The best time to enhance your marriage is in the good times
I read Jonas Ellison’s post earlier about friends not letting friends analyse their lives when they’re feeling down. Why do we have this tendency to only analyse our lives when things are falling apart? As Jonas says:
You feel like you’re doing the right thing. You just got dumped, fired, or slighted, so you go home, lay down on your bed, and stare up at the ceiling trying to ‘figure it out’.
Never. A good. Idea.
All this reminded me of the Marriage Course I sometimes help run. The minute you suggest to a couple the idea of doing it, many of them immediately assume it’s not for them because, in their own words, ‘our marriage is fine’.
Whenever we think of anything like a marriage course or counselling, we think of it as something to do when we’re going through a rough patch.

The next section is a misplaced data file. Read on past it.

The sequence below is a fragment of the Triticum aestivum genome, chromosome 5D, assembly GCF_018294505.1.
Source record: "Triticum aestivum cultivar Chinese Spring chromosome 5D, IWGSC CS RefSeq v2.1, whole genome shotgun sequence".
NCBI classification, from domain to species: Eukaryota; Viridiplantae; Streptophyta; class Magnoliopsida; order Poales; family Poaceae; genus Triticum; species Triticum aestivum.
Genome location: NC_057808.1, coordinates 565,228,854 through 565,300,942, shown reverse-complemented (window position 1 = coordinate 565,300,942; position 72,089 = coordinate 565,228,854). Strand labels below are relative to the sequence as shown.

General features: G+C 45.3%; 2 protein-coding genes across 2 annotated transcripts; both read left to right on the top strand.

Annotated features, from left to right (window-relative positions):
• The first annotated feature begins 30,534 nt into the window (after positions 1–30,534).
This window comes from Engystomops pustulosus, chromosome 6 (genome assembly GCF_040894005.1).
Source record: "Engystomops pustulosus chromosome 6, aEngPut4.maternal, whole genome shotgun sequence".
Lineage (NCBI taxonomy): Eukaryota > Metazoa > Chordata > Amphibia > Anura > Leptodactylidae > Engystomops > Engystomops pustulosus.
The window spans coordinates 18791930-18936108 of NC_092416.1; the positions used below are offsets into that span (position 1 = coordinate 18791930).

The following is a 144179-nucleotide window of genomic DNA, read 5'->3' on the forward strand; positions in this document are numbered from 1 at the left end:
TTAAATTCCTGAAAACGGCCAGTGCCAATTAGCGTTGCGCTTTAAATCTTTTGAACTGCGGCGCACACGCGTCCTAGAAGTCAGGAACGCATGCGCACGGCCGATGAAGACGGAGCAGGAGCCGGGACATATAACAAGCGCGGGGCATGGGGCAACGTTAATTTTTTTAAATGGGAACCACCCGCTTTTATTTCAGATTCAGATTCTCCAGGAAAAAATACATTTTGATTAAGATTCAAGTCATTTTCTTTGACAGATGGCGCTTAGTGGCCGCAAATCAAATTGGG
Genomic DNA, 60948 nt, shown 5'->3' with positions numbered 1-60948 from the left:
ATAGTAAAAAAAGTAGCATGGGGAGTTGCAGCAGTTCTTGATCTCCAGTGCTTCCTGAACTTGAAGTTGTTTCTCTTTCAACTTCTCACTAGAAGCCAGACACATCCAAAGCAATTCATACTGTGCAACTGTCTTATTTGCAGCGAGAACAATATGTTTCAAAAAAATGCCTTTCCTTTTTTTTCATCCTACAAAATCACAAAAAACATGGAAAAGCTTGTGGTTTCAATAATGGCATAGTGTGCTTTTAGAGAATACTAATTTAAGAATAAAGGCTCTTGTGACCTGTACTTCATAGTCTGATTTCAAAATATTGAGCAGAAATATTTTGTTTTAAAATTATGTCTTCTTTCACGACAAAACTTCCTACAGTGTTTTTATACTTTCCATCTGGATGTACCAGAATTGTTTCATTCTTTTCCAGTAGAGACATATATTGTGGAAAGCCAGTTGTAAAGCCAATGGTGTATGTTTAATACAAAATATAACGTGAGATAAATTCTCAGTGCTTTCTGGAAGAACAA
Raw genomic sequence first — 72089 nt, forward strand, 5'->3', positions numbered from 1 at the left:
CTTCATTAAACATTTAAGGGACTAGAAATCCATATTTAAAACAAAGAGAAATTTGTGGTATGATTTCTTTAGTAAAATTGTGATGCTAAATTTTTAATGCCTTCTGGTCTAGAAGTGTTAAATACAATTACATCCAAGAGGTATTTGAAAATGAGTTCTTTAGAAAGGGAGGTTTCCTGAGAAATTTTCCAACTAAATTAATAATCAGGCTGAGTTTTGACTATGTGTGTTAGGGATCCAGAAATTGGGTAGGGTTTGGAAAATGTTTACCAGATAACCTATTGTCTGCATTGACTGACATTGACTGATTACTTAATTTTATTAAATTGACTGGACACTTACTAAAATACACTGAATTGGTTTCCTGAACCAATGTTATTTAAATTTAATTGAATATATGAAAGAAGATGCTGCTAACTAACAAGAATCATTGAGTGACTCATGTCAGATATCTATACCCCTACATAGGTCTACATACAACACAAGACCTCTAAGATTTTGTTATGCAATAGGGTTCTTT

Of course, if we have hit a rough patch, taking the time for some counselling is definitely a good idea.
But wouldn’t it be better if we invested in our relationships before we hit the rough patch and then maybe avoid some of these rough patches completely?
It is far easier to work on a marriage and improve it when the relationship is in a good place than once things have started to deteriorate.
And I get it: who wants to admit they need the help of something like a marriage course? Won’t people immediately think my marriage is in trouble? At the same time, who of us is dumb enough to think we don’t need help sometimes to make our marriage stronger?
The truth is that what people think is irrelevant.
Which is wiser: to invest in and enhance our marriage, or to worry about what people will think about us investing in and enhancing our marriage?
It’s a no brainer.
So yes, like Jonas says, don’t wait for the bad times to do the self-analysis.
Do it while the times are good—and don’t worry about what anyone else thinks.
Image: Redd Angelo